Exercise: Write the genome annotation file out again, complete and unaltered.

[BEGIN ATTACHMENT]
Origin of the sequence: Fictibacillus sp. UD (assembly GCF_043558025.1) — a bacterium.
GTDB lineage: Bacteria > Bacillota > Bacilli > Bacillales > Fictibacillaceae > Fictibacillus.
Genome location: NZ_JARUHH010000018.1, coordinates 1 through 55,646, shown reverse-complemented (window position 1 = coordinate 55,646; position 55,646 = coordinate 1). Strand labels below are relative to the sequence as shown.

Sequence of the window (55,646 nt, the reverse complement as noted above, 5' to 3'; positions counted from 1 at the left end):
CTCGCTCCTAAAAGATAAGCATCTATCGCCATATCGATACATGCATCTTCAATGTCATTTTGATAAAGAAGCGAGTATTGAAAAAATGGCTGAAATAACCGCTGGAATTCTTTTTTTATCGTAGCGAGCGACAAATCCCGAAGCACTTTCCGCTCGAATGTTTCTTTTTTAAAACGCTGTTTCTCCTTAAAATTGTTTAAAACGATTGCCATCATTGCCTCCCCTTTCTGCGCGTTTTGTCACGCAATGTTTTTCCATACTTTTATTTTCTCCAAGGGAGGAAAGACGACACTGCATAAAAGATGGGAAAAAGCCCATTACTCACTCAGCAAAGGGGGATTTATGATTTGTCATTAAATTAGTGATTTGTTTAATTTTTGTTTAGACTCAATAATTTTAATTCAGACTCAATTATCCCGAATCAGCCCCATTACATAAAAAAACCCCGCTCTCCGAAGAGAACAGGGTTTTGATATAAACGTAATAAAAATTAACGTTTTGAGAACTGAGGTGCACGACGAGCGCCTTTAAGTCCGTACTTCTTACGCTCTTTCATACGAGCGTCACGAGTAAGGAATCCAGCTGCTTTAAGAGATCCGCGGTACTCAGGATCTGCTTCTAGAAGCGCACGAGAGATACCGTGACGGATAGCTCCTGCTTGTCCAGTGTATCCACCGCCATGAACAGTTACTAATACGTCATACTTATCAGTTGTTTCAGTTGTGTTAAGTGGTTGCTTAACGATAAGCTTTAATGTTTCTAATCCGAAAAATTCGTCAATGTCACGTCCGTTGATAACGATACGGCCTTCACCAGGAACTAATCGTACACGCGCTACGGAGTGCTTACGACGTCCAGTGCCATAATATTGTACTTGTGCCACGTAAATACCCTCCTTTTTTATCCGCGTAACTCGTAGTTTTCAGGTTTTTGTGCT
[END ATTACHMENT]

Origin of the sequence: Fictibacillus sp. UD (assembly GCF_043558025.1) — a bacterium.
GTDB lineage: Bacteria > Bacillota > Bacilli > Bacillales > Fictibacillaceae > Fictibacillus.
Genome location: NZ_JARUHH010000018.1, coordinates 1 through 55,646, shown reverse-complemented (window position 1 = coordinate 55,646; position 55,646 = coordinate 1). Strand labels below are relative to the sequence as shown.

Sequence of the window (55,646 nt, the reverse complement as noted above, 5' to 3'; positions counted from 1 at the left end):
CTCGCTCCTAAAAGATAAGCATCTATCGCCATATCGATACATGCATCTTCAATGTCATTTTGATAAAGAAGCGAGTATTGAAAAAATGGCTGAAATAACCGCTGGAATTCTTTTTTTATCGTAGCGAGCGACAAATCCCGAAGCACTTTCCGCTCGAATGTTTCTTTTTTAAAACGCTGTTTCTCCTTAAAATTGTTTAAAACGATTGCCATCATTGCCTCCCCTTTCTGCGCGTTTTGTCACGCAATGTTTTTCCATACTTTTATTTTCTCCAAGGGAGGAAAGACGACACTGCATAAAAGATGGGAAAAAGCCCATTACTCACTCAGCAAAGGGGGATTTATGATTTGTCATTAAATTAGTGATTTGTTTAATTTTTGTTTAGACTCAATAATTTTAATTCAGACTCAATTATCCCGAATCAGCCCCATTACATAAAAAAACCCCGCTCTCCGAAGAGAACAGGGTTTTGATATAAACGTAATAAAAATTAACGTTTTGAGAACTGAGGTGCACGACGAGCGCCTTTAAGTCCGTACTTCTTACGCTCTTTCATACGAGCGTCACGAGTAAGGAATCCAGCTGCTTTAAGAGATCCGCGGTACTCAGGATCTGCTTCTAGAAGCGCACGAGAGATACCGTGACGGATAGCTCCTGCTTGTCCAGTGTATCCACCGCCATGAACAGTTACTAATACGTCATACTTATCAGTTGTTTCAGTTGTGTTAAGTGGTTGCTTAACGATAAGCTTTAATGTTTCTAATCCGAAAAATTCGTCAATGTCACGTCCGTTGATAACGATACGGCCTTCACCAGGAACTAATCGTACACGCGCTACGGAGTGCTTACGACGTCCAGTGCCATAATATTGTACTTGTGCCACGTAAATACCCTCCTTTTTTATCCGCGTAACTCGTAGTTTTCAGGTTTTTGTGCT